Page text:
The Law Society Gazette has published an interview with Labour MP for Tooting and Shadow Justice Secretary, Sadiq Khan. In the interview, Khan muses on the role of the European Court of Human Rights and the Human Rights Act; the Government’s proposals for ‘secret courts’, and his identity as an Asian Muslim in politics.
From the interview:
“Sadiq Khan was in characteristically energetic mode at the Labour party conference recently, headlining fringe events on criminal justice, youth offending and human rights. Last week he paused for reflection at Portcullis House opposite parliament, allowing the Gazette an opportunity to ascertain how far Labour has progressed with justice policy ahead of a general election expected in 2015.
“The former human rights solicitor and rising star of the Labour Party became MP for Tooting in 2005. Gordon Brown appointed him minister for communities and local government in 2008, and minister of state for transport the following year. Khan thus became the first Asian – and the first Muslim – to attend cabinet.
“As a former human rights lawyer, Khan believes passionately in the Human Rights Act. He dismisses Cameron and Grayling’s ‘noises off’ about scrapping the act in favour of a bill of rights, asking, almost derisively, which rights they would seek to omit. ‘What really amuses me, though, is that they don’t understand their own history,’ he adds. ‘The European convention on human rights (ECHR), on which the act is based, was drafted by Winston Churchill and British lawyers.’
“He points out that the act brings the ECHR into domestic legislation and means British citizens do not have to go to Strasbourg and wait decades before they can assert their rights. ‘If it didn’t have the words “human” or “rights” or “European” in, I suppose they’d be happy with it,’ he quips.
“Khan’s own party has a mixed record on civil liberties and his own voting record is instructive. He voted against his party on the issue of 90-day detention within six months of becoming an MP, but in favour of ID cards and the renewal of control orders. Explaining the seeming inconsistency, Khan says politics is about compromise. But he does accept Labour made mistakes and sometimes got the balance between civil liberties and national security wrong. The challenge in opposition, he says, is to evaluate that record and learn from it.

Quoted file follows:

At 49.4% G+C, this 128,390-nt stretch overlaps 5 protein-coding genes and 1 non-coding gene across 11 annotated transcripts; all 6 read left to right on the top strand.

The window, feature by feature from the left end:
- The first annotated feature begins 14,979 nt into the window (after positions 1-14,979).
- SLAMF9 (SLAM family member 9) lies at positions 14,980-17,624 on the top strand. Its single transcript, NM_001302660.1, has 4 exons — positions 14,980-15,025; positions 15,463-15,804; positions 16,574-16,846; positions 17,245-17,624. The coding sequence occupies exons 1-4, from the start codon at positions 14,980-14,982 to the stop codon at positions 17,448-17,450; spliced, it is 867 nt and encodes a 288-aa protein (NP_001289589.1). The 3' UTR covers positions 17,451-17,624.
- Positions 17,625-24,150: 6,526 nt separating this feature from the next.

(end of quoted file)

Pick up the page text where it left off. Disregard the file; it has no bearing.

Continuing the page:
“It is perhaps because of those mistakes that Khan is circumspect in his approach to the Justice and Security bill, which seeks to extend closed material procedures into the civil justice system, including inquests. The proposals would permit secret court sessions, where evidence is seen only by the judge and special advocate, who cannot share the evidence with their client. If the evidence is deemed by the government to be against the public interest, it will not be disclosed and will remain secret.
“The government argues that without the changes, foreign countries will be unwilling to share information because of the risk that it will end up in the public domain or that intelligence officers may be forced to give evidence in open court. However, counters Khan, open justice is a central pillar of the country’s legal system and underpins public confidence in the courts. He questions where the evidence is for change, asserting that measures are already at the disposal of judges to ensure national security is not compromised.
“The burden, he says, should be on the government to justify why the current system is not adequate. He has an open mind on the issue, he adds, but so far the government has not persuaded him.
“As a practising Muslim, he has come under attack from some quarters over his support for two constituents, Babar Ahmad and Syed Talha Ahsan, in their fight against extradition to the US to face terrorism charges. Khan campaigned for the pair to be tried in this country.
“As an Asian too, he has suffered indignities during his career, such as being mistaken for the defendant rather than lawyer in court, but says he never talks about being a victim in case it discourages others from seeking to pursue similar goals. He is, he says, British, a Muslim and an Asian. He is also a Londoner, a husband, a father, a Liverpool fan and an MP. And in his well-cut and fashionable suit, Khan gives the impression that he wears all these identities with ease.
“It may not be stretching things too much to suggest Khan is a credible candidate to become the first Asian and the first Muslim prime minister.”
On the extradition of Babar Ahmad and Syed Talha Ahsan, Khan recently wrote to the Home Secretary asking for an explanation on the difference between the handling of their extraditions in comparison to Gary MacKinnon.
The full interview with Sadiq Khan is available to read here.
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